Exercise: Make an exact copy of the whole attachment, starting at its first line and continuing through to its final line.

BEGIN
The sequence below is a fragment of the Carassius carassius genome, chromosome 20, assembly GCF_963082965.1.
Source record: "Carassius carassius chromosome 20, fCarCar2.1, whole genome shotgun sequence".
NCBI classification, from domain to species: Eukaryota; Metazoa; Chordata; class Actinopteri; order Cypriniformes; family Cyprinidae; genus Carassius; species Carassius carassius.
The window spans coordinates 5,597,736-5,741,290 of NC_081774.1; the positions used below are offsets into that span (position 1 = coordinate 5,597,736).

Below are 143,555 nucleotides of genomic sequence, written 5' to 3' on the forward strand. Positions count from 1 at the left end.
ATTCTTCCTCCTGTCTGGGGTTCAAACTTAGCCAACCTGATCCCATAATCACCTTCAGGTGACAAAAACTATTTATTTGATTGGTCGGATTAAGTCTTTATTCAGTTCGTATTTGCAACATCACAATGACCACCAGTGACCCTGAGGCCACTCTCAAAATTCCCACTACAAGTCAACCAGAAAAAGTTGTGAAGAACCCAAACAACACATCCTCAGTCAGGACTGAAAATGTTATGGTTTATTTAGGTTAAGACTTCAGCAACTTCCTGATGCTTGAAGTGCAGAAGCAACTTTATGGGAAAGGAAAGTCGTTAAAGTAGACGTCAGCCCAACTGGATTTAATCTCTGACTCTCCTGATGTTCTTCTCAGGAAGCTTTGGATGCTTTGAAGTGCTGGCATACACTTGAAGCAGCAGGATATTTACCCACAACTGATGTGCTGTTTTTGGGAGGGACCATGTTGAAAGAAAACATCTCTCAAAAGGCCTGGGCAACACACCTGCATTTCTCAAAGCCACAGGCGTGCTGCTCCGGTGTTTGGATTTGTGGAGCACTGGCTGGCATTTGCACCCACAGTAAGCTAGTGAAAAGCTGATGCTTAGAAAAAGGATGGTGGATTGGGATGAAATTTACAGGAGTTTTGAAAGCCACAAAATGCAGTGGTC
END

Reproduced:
The sequence below is a fragment of the Carassius carassius genome, chromosome 20, assembly GCF_963082965.1.
Source record: "Carassius carassius chromosome 20, fCarCar2.1, whole genome shotgun sequence".
NCBI classification, from domain to species: Eukaryota; Metazoa; Chordata; class Actinopteri; order Cypriniformes; family Cyprinidae; genus Carassius; species Carassius carassius.
The window spans coordinates 5,597,736-5,741,290 of NC_081774.1; the positions used below are offsets into that span (position 1 = coordinate 5,597,736).

Below are 143,555 nucleotides of genomic sequence, written 5' to 3' on the forward strand. Positions count from 1 at the left end.
ATTCTTCCTCCTGTCTGGGGTTCAAACTTAGCCAACCTGATCCCATAATCACCTTCAGGTGACAAAAACTATTTATTTGATTGGTCGGATTAAGTCTTTATTCAGTTCGTATTTGCAACATCACAATGACCACCAGTGACCCTGAGGCCACTCTCAAAATTCCCACTACAAGTCAACCAGAAAAAGTTGTGAAGAACCCAAACAACACATCCTCAGTCAGGACTGAAAATGTTATGGTTTATTTAGGTTAAGACTTCAGCAACTTCCTGATGCTTGAAGTGCAGAAGCAACTTTATGGGAAAGGAAAGTCGTTAAAGTAGACGTCAGCCCAACTGGATTTAATCTCTGACTCTCCTGATGTTCTTCTCAGGAAGCTTTGGATGCTTTGAAGTGCTGGCATACACTTGAAGCAGCAGGATATTTACCCACAACTGATGTGCTGTTTTTGGGAGGGACCATGTTGAAAGAAAACATCTCTCAAAAGGCCTGGGCAACACACCTGCATTTCTCAAAGCCACAGGCGTGCTGCTCCGGTGTTTGGATTTGTGGAGCACTGGCTGGCATTTGCACCCACAGTAAGCTAGTGAAAAGCTGATGCTTAGAAAAAGGATGGTGGATTGGGATGAAATTTACAGGAGTTTTGAAAGCCACAAAATGCAGTGGTC